Companies are preparing for historic supply chain snags to continue into 2022.
The president of UPS, Scott Price, said on Sunday that low global vaccination rates, especially in developing countries, is likely to contribute to increased shortages in the coming year.
“The logistics industry does not see 2022 as having any less disruption in supply chains than in 2021,” Price told AFP, an international news agency located in Paris, France.
Since the onset of the coronavirus pandemic, a boom in demand has overwhelmed the supply chain. Transportation has struggled to keep up as rising demand met COVID-19 shutdowns, labor shortages, as well as historic weather occurrences, causing a lack of shipping containers and supplies, alongside major price hikes.
Price’s comment comes at the same time as overseas shipping rates between Asia and the US have hit an all-time high. Judah Levine, the Head of Research at Freightos, told Insider shipping prices between the two regions have jumped 500% from this time last year.
While the UPS executive said he expects transportation costs to stabilize in the coming year, several companies have already boosted consumer prices due to elevated shipping costs.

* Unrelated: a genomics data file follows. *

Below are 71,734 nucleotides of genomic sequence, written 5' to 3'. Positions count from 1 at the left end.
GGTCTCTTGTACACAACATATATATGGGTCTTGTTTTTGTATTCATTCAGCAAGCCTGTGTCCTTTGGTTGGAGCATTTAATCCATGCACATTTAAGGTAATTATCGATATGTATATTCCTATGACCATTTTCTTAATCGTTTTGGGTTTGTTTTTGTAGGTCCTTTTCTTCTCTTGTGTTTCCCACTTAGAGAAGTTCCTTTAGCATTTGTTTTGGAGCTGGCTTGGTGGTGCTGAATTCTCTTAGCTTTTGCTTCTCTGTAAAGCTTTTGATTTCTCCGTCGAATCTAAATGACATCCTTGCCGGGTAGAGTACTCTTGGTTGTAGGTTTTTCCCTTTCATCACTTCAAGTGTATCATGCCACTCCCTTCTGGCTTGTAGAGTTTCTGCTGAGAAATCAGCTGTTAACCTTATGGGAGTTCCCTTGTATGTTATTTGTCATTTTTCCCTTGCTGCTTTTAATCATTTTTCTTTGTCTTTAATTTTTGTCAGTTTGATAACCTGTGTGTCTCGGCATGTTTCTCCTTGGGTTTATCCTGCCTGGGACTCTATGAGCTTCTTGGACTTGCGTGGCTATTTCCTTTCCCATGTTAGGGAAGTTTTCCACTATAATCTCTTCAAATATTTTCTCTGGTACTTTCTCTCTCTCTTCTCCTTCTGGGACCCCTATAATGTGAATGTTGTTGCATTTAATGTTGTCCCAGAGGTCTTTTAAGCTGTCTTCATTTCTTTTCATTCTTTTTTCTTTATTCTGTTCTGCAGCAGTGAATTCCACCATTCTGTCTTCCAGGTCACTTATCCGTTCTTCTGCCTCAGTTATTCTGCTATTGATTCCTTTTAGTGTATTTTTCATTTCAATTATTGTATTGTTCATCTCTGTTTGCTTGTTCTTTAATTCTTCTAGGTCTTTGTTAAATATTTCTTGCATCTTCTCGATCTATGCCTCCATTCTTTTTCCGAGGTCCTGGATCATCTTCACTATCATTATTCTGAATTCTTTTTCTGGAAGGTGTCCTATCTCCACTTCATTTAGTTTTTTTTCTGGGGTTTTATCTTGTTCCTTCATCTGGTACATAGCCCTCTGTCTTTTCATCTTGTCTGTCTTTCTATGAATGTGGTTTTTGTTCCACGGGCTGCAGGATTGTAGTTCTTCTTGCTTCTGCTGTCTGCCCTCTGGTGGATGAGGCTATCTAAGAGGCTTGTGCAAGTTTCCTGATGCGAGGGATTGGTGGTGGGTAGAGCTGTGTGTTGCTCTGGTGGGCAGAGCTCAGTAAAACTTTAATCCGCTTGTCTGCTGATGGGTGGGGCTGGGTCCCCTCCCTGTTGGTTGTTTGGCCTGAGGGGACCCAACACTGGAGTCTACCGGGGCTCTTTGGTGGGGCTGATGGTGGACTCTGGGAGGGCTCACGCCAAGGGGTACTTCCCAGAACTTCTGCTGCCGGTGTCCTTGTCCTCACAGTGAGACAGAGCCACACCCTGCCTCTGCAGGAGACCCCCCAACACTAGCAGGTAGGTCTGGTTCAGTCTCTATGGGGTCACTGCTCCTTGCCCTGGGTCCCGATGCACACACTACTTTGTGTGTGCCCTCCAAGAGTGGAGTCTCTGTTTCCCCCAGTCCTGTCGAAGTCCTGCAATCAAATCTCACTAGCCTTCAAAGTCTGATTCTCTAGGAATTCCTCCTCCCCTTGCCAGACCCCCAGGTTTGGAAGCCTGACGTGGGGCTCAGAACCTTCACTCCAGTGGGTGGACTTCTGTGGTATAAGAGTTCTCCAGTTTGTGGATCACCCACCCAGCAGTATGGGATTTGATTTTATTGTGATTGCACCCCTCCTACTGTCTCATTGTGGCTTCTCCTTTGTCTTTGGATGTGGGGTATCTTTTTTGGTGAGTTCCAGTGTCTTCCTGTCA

Kroger, the nation’s largest supermarket chain, indicated on Friday that it plans to hike prices due to inflation.
Kroger is “passing along higher costs to the customer where it makes sense to do so,” CFO Gary Millerchip said at the company’s earnings call on Friday.
Food prices in the US have been on the rise for six straight months. In June, US consumer prices hit their largest annual increase since 2008, with oil and food prices leading the categories with the largest price hikes.
On Friday, Toyota said it plans to further slash its output over the next two months by 400,000 units due to the computer-chip shortage. Similarly, major paint company Sherwin Williams has been plagued by shortages since the Texas freeze, and more recently due to the impact of Hurricane Ida on petrochemical production.
Athletic apparel company Lululemon said last week that the company is struggling with shortages and higher transportation costs because much of its supplies – like many US companies – are made in countries like Vietnam that have suffered from COVID-19 shutdowns in recent months. The company has been one of the retailers to see a surge in sales during the pandemic, as work-from-home pushed a boom in athleisure wear.
In 2021, the UPS hiked their prices by 4 to 5.5%, but Price said he expects prices to increase by a much slimmer average of 2.8% in 2022.
“I half-jokingly tell people ‘Order your Christmas presents now because otherwise on Christmas day, there may just be a picture of something that’s not coming until February or March,’” Price said. [Insider]
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